Perhaps it is just the carbs. It shouldn't be surprising that companies that sell cycling jerseys also promote cycling and wellness through in-house programs and sponsorship of cycling teams. The folks at Dogfish promote a healthier lifestyle through securing gym memberships for employees, and on site Bocce courts. At Breckenridge Brewery, wellness is explained in simple terms. "We're all from Colorado; the out-of-doors is how we roll." The folks at Boulder seem to have a similar philosophy. "We have a lot of staff who are bikers. Boulder is an exceptionally bike friendly community, so biking comes naturally to many of us. With the athletic inclination of Coloradans, we have a very fit group of people. Aside from biking, we have people play ultimate, disk golf, baseball, softball, hike, rock climb, ski, board, water ski." The folks at Harpoon see cycling as an extention of the company motto. "Our brewery's motto is 'Love Beer. Love Life' and we encourage living the motto to both our employees and our drinkers," said Melby. "We host and sponsor several cycling events each year, including the Harpoon Brewery to Brewery Ride and the Harpoon Point to Point." So perhaps it's only natural that these breweries are selling jerseys. They're also out there wearing them.

So if brewing and cycling really do go hand in hand, shouldn't a beer make a perfect post-ride reward? Which beers do the brewers themselves prefer? Each brewer had their own opinion, though Smuttynose's Egelston may have the most sound advice. "Obviously, the best post-ride cooldown is plain water. After re-hydration, I'd recommend a nice hoppy pale ale or IPA." Chris Cochran at Stone Brewery says you've got to consider circumstances: "If you are looking to cool down and carb up with a lower alcohol beer, I would say Stone Levitation Ale or Stone Pale Ale. However, if you just worked your ass off on a ride, and want to “reward” yourself, I’d say go with a Stone IPA or Arrogant Bastard Ale!"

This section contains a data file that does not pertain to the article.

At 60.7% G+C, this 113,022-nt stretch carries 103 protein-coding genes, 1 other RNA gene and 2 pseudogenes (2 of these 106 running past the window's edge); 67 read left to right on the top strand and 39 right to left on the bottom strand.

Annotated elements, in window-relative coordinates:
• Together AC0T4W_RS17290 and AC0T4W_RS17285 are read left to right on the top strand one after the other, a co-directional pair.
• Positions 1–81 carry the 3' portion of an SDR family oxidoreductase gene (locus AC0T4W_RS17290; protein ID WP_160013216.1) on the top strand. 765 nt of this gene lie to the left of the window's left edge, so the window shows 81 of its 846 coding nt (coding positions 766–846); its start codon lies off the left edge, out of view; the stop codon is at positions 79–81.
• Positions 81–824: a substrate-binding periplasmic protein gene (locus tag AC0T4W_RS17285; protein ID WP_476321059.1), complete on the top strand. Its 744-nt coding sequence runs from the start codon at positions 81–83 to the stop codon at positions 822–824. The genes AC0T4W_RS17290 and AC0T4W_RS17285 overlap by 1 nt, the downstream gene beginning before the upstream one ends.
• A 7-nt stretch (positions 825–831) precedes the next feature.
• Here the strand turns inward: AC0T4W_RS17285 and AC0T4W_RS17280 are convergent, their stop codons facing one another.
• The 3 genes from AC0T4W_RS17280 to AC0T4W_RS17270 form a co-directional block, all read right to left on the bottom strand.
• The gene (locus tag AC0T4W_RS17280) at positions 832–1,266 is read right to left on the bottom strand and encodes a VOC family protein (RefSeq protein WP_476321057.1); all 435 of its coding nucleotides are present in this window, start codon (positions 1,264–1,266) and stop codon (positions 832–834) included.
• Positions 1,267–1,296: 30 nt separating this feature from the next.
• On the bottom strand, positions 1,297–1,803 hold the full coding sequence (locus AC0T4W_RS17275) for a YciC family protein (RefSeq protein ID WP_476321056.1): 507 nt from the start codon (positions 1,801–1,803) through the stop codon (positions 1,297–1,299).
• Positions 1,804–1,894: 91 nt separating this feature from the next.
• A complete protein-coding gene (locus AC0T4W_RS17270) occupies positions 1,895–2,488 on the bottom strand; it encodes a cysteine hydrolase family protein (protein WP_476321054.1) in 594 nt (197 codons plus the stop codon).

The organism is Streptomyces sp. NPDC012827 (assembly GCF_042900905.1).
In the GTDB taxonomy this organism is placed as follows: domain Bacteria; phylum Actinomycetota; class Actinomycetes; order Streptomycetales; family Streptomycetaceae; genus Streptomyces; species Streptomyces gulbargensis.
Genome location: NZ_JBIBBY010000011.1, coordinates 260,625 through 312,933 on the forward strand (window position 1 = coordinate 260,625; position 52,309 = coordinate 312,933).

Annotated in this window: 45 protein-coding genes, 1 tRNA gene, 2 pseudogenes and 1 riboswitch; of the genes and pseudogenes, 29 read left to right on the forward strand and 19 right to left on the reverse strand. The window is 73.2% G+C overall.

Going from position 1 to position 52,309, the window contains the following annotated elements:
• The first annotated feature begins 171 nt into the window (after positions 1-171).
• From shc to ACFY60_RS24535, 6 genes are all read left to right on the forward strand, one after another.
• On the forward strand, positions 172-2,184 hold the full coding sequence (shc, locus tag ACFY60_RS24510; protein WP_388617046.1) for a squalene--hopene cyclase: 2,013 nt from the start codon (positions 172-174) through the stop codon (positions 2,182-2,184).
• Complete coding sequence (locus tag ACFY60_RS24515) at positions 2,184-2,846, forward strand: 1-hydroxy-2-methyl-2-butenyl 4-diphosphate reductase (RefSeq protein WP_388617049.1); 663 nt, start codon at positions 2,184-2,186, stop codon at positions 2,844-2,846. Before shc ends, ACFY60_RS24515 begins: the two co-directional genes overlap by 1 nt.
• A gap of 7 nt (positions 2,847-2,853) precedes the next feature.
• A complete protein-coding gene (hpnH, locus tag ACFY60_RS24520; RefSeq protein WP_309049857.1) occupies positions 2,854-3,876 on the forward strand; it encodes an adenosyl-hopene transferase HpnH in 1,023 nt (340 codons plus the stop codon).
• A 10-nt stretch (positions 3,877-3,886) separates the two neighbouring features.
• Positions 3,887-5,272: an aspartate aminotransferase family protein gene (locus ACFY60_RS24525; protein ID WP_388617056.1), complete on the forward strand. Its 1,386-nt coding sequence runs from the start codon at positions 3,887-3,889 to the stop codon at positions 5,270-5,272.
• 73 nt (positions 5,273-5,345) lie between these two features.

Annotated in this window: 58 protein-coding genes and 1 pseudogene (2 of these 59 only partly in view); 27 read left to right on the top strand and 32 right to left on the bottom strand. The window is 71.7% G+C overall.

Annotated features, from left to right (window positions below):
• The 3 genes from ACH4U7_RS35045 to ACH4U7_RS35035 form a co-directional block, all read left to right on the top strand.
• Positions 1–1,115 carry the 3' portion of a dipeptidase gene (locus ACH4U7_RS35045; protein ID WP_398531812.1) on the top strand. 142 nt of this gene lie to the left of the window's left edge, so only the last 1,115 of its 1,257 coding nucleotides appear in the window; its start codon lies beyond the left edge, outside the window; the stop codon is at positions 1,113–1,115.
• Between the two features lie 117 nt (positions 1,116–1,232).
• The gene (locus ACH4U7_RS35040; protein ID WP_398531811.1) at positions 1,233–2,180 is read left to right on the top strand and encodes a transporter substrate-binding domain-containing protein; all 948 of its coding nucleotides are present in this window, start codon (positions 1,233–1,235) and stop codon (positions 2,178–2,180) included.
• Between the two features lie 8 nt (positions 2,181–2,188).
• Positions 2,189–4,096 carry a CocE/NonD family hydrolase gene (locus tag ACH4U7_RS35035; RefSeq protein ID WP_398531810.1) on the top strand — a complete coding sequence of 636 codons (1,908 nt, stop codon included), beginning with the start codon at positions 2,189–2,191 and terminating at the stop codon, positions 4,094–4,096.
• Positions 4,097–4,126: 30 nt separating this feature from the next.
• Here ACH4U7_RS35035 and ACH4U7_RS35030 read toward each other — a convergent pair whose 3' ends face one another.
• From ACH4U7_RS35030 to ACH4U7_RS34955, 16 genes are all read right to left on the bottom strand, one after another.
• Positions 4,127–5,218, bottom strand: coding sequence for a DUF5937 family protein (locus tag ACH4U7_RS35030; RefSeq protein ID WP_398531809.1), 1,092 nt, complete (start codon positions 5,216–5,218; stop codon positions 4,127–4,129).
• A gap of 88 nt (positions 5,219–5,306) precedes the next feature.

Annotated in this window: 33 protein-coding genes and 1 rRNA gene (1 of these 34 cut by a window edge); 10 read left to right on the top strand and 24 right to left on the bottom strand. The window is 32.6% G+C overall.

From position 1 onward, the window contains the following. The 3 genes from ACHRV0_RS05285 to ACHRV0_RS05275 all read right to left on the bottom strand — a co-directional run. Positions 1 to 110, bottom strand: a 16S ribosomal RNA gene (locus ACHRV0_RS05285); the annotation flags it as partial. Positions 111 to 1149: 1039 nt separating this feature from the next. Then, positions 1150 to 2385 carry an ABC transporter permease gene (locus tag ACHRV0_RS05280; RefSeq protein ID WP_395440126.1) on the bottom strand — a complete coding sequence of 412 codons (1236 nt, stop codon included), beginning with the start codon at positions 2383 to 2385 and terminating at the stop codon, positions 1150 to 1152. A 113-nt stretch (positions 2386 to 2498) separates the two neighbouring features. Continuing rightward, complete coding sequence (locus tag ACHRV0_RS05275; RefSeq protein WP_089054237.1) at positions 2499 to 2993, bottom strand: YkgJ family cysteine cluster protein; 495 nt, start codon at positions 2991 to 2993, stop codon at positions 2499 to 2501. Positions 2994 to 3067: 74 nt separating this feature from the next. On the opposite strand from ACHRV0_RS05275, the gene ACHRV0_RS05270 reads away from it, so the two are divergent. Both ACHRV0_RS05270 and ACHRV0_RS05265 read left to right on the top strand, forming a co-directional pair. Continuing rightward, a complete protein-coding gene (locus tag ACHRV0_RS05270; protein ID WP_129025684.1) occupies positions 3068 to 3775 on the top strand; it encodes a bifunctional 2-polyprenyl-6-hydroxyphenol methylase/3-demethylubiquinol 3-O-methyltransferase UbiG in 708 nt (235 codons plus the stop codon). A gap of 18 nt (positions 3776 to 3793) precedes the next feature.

Todd Thibault at Breckenridge recommends their Avalanche Amber Ale. "It matches the jersey. It's all about a balance." Frederick Mazzeo at Dogfish Head says he enjoys a postride 60 minute IPA followed by a 90 minute IPA. Chris Lennert at Left Hand isn't picky. "Any of them! It depends on what time of year you’re riding – do you want a good thirst quencher or a good winter warmer??" Harpoon's Melby recommends any of their beers for a cool down, but adds "IPA is always a great choice because it will cut through the salt of the sweat." David Zuckerman at Boulder Beer has his own very solid advice. "Whichever of our beers satisfies you, is good enough for us. It's kind of like the question that I get a lot about what is my favorite beer. My answer is always, the one that's in front of me."